A new study has found that Spanish-speaking eBay sellers in Latin America have experienced an 11 per cent increase in sales to US buyers since eBay has improved its translation services. This is great news for anyone looking to sell through online marketplaces to international buyers and suggests that investing in superior language translation services could boost sales even further.
Online marketplaces are incredibly popular trade platforms these days. Selling online no longer requires businesses to build their own ecommerce sites. Many simply list their items on marketplaces and immediately have access to a global consumer base, provided they are open to the concept of selling and shipping overseas.
New figures by Marketpulse show that only 11 per cent of new sellers on Amazon.co.uk in 2018 were actually in the UK; the vast majority were based in China. In fact, some 40 per cent of the top sellers on Amazon are based in China, as the country is experiencing something of an ecommerce boom.
Online marketplaces are swiftly updating their translation services to try to boost their appeal to cross-border sellers. AI translation technology is improving at the same time, which means online sellers are now demanding better translation services to help them break down barriers when selling overseas.
AI translation changes the game for cross-border sellers
eBay started offering AI translation back in 2014. The service was called eBay Machine Translation (eMT) and helped sellers to translate their listing titles. Crucially, eMT also worked on search translations meaning that more buyers were successfully finding what they were looking for.
The research on the topic was carried out by teams at Washington University and Massachusetts Institute of Technology (MIT). The researchers involved were interested to test theories on the impact of machine learning on the economy and figured that looking in more depth at the way AI translations impacted cross-border eBay sales from Latin America to the US was a solid way of doing this.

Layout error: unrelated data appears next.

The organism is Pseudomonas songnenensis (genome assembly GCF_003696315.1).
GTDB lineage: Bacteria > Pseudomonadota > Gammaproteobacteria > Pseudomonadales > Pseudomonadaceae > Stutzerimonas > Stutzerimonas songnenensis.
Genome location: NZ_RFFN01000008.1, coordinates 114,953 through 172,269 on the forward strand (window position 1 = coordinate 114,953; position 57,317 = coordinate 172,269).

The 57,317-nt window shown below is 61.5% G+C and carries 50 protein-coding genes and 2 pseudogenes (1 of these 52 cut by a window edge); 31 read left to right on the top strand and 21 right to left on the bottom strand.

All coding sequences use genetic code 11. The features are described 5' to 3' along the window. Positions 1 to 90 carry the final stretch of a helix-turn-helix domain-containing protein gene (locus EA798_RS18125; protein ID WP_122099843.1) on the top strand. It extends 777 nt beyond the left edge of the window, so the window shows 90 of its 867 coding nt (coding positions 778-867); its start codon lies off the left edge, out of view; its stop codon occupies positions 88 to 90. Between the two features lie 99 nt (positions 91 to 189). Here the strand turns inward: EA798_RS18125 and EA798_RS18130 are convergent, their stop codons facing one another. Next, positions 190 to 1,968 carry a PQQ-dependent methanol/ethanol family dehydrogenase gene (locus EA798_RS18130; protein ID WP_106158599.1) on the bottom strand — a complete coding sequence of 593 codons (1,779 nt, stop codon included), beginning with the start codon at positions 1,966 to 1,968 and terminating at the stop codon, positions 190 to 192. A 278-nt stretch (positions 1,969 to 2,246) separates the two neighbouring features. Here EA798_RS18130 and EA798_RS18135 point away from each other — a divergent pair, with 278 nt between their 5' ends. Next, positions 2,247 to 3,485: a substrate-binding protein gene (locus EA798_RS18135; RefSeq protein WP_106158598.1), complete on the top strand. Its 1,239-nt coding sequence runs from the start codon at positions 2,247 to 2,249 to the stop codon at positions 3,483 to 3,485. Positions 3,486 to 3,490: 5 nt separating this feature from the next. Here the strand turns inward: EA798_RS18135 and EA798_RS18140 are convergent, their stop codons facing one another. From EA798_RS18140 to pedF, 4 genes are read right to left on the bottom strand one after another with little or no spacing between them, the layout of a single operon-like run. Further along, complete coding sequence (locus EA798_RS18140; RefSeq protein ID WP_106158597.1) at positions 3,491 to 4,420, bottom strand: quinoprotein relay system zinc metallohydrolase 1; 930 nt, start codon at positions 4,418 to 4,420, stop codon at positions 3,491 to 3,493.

The site automatically directs users in Latin America to a Spanish version of its site, so eBay was familiar with the need for localised and translated versions to ensure non-English speaking sellers felt as welcome and as able to sell online as English-speaking users. It made sense, then, that it should also improve their ability to actually sell their products internationally.
Prior to 2014, eBay used Bing Translator as its provider of translation services, but this changed with the launch of eMT. The study concluded that sales from Latin American and the US increased by 11 per cent following the introduction of eMT to listing titles and search queries in 2014.
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Were language translation services the only reason for the sales boost?
It’s clear that an improved ability for sellers to find what they wanted, due to AI translations of both listings titles and search terms, helped boost sales – but this is not the whole picture. The researchers highlighted the fact that other localisation services, such as prices in local currencies, as well as localised promotions and deals were introduced simultaneously.
We know from past research that 92 per cent of shoppers prefer to use sites that offer their local currency. This is fundamental to the ecommerce experience for many shoppers around the world as they simply aren’t sure of the cost of an item when displayed in another currency, due to exchange rate uncertainty, for example.
Could human language translation services boost sales even further?
The answer seems to be a resounding yes. The study pointed out that the quality improvement in the translations provided by the eMT, in comparison with the Bing Translator service, were actually quite slight.
Human acceptance of the translations from the Bing Translator service stood at 82.4 per cent, increasing to 90.2 per cent for the eMT translations. The researchers stated: “However, this moderate quality improvement generated an export increase of 10.9 per cent.”
Other research into barriers to international online marketplace sales have found that other obstacles, such as distance, may not have anywhere near as much impact on sales figures. For example, Lendl et al found that a 10 per cent reduction in distance between seller and buyer could increase sales by just 3 per cent.
Another study found that getting rid of all export administrative and logistics costs boosted sales figures by just 12 per cent. The lesson learned here for all eBay and Amazon sellers looking to do business across borders is that enhancing language translation should be a priority.
If a slight improvement in translation quality leads to an 11 per cent sales boost, just imagine what expert human language translation services can achieve!